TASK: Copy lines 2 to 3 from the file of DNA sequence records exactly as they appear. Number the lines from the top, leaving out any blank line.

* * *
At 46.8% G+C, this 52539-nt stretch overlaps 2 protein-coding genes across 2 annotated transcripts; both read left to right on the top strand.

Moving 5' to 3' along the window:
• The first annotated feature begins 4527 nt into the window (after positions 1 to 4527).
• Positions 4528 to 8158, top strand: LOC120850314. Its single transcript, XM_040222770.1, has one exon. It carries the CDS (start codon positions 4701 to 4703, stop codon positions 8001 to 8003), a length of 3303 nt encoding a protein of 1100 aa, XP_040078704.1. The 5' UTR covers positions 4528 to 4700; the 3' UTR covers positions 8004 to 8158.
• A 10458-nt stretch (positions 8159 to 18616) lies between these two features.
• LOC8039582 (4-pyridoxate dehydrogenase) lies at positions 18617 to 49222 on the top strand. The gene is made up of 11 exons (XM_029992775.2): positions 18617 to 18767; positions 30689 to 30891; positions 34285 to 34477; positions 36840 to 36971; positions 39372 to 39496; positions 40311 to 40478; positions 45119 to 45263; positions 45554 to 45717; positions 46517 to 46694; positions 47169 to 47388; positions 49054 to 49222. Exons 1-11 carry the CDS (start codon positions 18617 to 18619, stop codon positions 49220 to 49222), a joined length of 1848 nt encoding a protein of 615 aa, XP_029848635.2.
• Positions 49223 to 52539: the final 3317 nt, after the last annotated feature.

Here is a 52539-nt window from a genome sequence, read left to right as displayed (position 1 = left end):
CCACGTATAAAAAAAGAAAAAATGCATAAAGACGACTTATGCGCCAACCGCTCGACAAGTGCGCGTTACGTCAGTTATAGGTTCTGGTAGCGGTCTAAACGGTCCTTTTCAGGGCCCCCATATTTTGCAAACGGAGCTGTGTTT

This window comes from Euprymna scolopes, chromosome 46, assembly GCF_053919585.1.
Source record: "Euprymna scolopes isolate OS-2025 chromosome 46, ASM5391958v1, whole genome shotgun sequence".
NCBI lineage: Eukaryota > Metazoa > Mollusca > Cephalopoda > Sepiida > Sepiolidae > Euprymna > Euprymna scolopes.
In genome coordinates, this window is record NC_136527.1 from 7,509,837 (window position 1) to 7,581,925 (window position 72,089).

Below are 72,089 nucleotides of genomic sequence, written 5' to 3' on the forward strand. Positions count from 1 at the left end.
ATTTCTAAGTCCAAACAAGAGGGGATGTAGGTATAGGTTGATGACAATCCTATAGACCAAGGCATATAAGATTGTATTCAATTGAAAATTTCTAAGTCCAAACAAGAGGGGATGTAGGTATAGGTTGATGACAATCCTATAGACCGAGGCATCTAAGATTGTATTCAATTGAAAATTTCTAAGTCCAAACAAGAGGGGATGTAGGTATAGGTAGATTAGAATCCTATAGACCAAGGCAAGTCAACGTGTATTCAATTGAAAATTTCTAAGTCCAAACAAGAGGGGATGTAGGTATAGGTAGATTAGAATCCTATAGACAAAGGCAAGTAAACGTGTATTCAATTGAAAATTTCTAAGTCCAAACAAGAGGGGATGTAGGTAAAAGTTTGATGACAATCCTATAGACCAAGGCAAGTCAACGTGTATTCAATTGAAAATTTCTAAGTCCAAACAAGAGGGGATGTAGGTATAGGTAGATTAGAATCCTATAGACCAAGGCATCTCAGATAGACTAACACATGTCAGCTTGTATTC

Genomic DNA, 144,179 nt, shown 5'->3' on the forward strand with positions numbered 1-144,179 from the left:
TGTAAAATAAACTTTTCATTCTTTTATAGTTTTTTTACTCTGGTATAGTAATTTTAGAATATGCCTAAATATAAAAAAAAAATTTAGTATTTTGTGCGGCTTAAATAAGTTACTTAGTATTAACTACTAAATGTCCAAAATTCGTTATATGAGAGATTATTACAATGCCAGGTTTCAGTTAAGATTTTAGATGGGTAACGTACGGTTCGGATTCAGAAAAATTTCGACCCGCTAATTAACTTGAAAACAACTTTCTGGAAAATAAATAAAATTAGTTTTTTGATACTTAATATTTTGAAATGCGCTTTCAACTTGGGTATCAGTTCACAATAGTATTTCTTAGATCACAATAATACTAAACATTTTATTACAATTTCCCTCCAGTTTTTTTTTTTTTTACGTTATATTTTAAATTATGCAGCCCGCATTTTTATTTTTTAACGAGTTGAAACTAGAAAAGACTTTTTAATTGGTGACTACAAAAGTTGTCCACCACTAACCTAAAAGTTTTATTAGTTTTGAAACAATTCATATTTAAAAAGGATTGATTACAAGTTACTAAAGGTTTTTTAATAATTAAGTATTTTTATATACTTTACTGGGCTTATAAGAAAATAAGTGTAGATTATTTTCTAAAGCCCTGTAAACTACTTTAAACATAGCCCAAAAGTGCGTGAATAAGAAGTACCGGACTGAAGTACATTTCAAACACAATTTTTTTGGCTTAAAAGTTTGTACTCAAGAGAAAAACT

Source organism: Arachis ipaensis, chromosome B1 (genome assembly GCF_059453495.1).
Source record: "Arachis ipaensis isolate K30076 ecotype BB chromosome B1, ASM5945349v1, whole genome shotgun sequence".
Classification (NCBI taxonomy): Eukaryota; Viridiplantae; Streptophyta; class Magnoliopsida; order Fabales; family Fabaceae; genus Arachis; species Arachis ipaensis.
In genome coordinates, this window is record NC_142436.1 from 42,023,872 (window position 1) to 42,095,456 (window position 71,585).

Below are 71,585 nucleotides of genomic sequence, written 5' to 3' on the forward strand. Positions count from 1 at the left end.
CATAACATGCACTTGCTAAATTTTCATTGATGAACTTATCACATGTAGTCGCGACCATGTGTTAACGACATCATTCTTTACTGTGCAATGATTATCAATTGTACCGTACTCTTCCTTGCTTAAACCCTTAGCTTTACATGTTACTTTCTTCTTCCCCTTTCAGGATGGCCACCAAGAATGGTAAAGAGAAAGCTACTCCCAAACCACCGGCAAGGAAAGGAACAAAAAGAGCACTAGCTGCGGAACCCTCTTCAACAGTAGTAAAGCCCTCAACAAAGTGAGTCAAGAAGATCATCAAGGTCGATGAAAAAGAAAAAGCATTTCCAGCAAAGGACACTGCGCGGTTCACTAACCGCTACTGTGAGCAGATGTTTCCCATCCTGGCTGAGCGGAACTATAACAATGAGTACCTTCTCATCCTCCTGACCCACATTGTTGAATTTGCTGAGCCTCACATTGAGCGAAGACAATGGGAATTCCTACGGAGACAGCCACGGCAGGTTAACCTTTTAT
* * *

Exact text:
Moving 5' to 3' along the window:
• The first annotated feature begins 4527 nt into the window (after positions 1 to 4527).